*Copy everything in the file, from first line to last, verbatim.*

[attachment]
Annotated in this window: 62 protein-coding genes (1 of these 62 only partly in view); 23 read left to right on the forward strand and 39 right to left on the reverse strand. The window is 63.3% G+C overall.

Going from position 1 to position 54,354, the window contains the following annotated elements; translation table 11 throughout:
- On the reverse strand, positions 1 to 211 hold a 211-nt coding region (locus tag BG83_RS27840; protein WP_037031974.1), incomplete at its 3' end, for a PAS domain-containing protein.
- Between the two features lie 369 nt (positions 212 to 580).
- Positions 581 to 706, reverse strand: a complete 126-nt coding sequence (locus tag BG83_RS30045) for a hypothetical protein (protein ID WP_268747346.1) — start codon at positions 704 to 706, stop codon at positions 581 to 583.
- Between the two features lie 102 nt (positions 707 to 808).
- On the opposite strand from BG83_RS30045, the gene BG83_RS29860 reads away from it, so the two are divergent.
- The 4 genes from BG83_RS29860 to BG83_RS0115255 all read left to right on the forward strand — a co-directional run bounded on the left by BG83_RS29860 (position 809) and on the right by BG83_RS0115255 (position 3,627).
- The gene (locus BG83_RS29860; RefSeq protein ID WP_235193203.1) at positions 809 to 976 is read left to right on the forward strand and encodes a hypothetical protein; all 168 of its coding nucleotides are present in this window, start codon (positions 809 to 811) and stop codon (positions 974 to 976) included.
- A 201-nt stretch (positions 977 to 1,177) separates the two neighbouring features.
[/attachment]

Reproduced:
Annotated in this window: 62 protein-coding genes (1 of these 62 only partly in view); 23 read left to right on the forward strand and 39 right to left on the reverse strand. The window is 63.3% G+C overall.

Going from position 1 to position 54,354, the window contains the following annotated elements; translation table 11 throughout:
- On the reverse strand, positions 1 to 211 hold a 211-nt coding region (locus tag BG83_RS27840; protein WP_037031974.1), incomplete at its 3' end, for a PAS domain-containing protein.
- Between the two features lie 369 nt (positions 212 to 580).
- Positions 581 to 706, reverse strand: a complete 126-nt coding sequence (locus tag BG83_RS30045) for a hypothetical protein (protein ID WP_268747346.1) — start codon at positions 704 to 706, stop codon at positions 581 to 583.
- Between the two features lie 102 nt (positions 707 to 808).
- On the opposite strand from BG83_RS30045, the gene BG83_RS29860 reads away from it, so the two are divergent.
- The 4 genes from BG83_RS29860 to BG83_RS0115255 all read left to right on the forward strand — a co-directional run bounded on the left by BG83_RS29860 (position 809) and on the right by BG83_RS0115255 (position 3,627).
- The gene (locus BG83_RS29860; RefSeq protein ID WP_235193203.1) at positions 809 to 976 is read left to right on the forward strand and encodes a hypothetical protein; all 168 of its coding nucleotides are present in this window, start codon (positions 809 to 811) and stop codon (positions 974 to 976) included.
- A 201-nt stretch (positions 977 to 1,177) separates the two neighbouring features.